It is written:
“Surely you know that people who do wrong will not get to enjoy God’s kingdom. Don’t be fooled. These are the people who will not get to enjoy his kingdom: those who sin sexually, those who worship idols, those who commit adultery, men who let other men use them for sex or who have sex with other men, those who steal, those who are greedy, those who drink too much, those who abuse others with insults, and those who cheat. 11 In the past some of you were like that. But you were washed clean, you were made holy, and you were made right with God in the name of the Lord Jesus Christ and by the Spirit of our God.” (1 Corinthians 6:9-11)
Several things about this text of Scripture regarding homosexuality are worthy of consideration.
First, the Bible identifies homosexual behavior as sin. The phrases used here (“men who let other men use them for sex or those who have sex with other men”) describe both the active and passive roles in the homosexual activity. Both are classified as sin, and the passage makes it clear that those who continue in this sin “will not get to enjoy God’s kingdom.”
Second, the text makes it clear that what is under condemnation is homosexual activity, not homosexual attraction. Attraction in and of itself is not sinful; rather, desire has the potential to lead to sin (James 1;13-15).
Third, Paul does not view homosexuality as “the greatest” or the “most terrible” sin. Recently, a friend told me about a non-Christian relative who visited a church “revival” meeting. For all three nights, the preacher preached exclusively on homosexuality. She did not understand why this was the one “issue” that was continually hammered on from the pulpit. Is this sin worse then other sins? Not according to the Bible, yet it is often treated as such.
Fourth, there were some at Corinth who had been guilty of these lifestyles of sin and had yet been forgiven and cleansed by the blood of Christ.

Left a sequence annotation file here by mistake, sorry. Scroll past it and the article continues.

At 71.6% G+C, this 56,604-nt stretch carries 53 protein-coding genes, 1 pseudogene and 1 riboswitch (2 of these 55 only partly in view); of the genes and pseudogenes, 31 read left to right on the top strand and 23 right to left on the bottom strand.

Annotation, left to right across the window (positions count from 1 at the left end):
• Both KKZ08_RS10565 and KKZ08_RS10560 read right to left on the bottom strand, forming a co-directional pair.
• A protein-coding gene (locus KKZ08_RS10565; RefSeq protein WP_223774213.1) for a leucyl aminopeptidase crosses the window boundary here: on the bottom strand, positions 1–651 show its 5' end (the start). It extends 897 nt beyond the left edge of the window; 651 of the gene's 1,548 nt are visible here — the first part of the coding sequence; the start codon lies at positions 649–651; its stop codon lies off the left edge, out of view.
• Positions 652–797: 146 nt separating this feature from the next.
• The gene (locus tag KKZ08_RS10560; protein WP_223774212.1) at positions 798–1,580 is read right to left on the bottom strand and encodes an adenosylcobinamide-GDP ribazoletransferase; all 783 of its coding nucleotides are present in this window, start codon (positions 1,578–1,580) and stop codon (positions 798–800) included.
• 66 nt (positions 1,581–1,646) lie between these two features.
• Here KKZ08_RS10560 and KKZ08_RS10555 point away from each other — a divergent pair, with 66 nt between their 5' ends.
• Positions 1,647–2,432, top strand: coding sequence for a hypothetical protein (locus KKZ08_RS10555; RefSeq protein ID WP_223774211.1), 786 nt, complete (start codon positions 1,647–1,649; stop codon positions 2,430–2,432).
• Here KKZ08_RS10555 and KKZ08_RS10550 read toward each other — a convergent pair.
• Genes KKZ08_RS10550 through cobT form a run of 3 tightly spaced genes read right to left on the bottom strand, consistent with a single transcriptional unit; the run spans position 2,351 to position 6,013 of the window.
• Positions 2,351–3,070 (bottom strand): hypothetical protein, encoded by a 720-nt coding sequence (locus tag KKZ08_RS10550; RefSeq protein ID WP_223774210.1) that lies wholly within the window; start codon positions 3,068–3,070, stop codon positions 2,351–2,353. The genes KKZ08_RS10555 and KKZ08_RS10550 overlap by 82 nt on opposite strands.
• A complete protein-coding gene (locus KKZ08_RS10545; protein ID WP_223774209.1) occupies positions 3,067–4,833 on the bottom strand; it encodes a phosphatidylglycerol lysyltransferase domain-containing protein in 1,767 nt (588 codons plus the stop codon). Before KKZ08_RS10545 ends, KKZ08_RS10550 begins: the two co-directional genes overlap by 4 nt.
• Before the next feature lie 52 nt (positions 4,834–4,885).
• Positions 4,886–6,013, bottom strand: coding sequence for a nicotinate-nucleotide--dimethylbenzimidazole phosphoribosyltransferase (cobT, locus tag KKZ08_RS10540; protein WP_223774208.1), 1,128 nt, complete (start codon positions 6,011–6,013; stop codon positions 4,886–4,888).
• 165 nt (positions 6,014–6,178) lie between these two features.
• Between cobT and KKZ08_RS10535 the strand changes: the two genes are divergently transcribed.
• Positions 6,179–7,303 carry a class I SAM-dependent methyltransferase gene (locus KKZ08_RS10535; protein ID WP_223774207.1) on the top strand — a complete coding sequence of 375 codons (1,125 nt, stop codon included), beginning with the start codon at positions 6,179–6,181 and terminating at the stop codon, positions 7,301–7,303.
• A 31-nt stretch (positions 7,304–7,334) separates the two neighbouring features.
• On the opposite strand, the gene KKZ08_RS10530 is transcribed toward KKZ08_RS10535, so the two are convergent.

There is an interesting fact to notice in this connection. In every passage of the New Testament where homosexuality is mentioned, it is condemned; and then, there is the fact of God’s forgiveness extended to all. Wesley Hill has written:
“In the first place, the Christian story promises forgiveness of sins—including gay sex—to anyone who will receive it through Jesus’ death and resurrection. One of the most striking things about the New Testament’s teaching on homosexuality is that, right on the heels of the passages that condemn homosexual activity, there are, without exception, resounding affirmations of God’s extravagant mercy and redemption. God condemns same-sex sexual acts and amazingly, profligately, at great cost to himself, lavishes his love on homosexual persons….The New Testament rings with the good news that the “unrighteous” may be redeemed. Like the prodigal son welcomed home by his father in Jesus’ parable, gay persons may be forgiven and set apart as God’s treasured possession—no matter what they’ve done in the past. First Timothy 1: 8–11 has an indictment of same-sex sexual behavior equally as stark as the one in 1 Corinthians…But, again, directly following this coldly condemning word comes a “trustworthy [saying] . . . deserving of full acceptance, that Christ Jesus came into the world to save sinners” (1 Timothy 1: 15), including all the types of sinners just mentioned. In Paul’s letter to the Romans, when the topic of same-sex erotic activity comes up, as it does almost immediately (Romans 1: 18–32), Paul places it in the context of a grand narrative of God’s re-creating human beings—and, indeed, the whole cosmos—through Jesus Christ….“Paul’s references to homosexual conduct place it within the realm of sin and death, to which the cross is God’s definitive answer,” writes biblical scholar Richard Hays. “The judgment of Romans 1 against homosexual practices should never be read apart from the rest of the letter, with its message of grace and hope through the cross of Christ.”…Christianity’s good news provides—amply so—for the forgiveness of sins and the wiping away of guilt and the removal of any and all divine wrath through the death and resurrection of Jesus Christ from the dead. Seen in this light, the demand that we say no to our sexual temptation need not seem impossible. If we have failed in the past, we can receive grace—a clean slate, a fresh start. If we fail today or tomorrow in our struggle to be faithful to God’s commands, that too may be forgiven. Feeling that the guilt of past sins or present failures is beyond the scope of God’s grace should never be a barrier preventing anyone from embracing the demands of the gospel. God has already anticipated our objection and extravagantly answered it with the mercy of the cross.” (Wesley Hill, Washed And Waiting: Reflections On Christian Faithfulness & Homosexaility, 77-80 (Kindle Edition); Grand Rapids, Michigan; Zondervan)
The Gospel is the message of hope for every sinner. There is no room for any sinner to boast (Titus 3:3-7). The God of Heaven calls all to repentance and salvation.
Have you answered His call (1 Corinthians 15:1-8; Acts 2:37-38; 1 John 1:9)?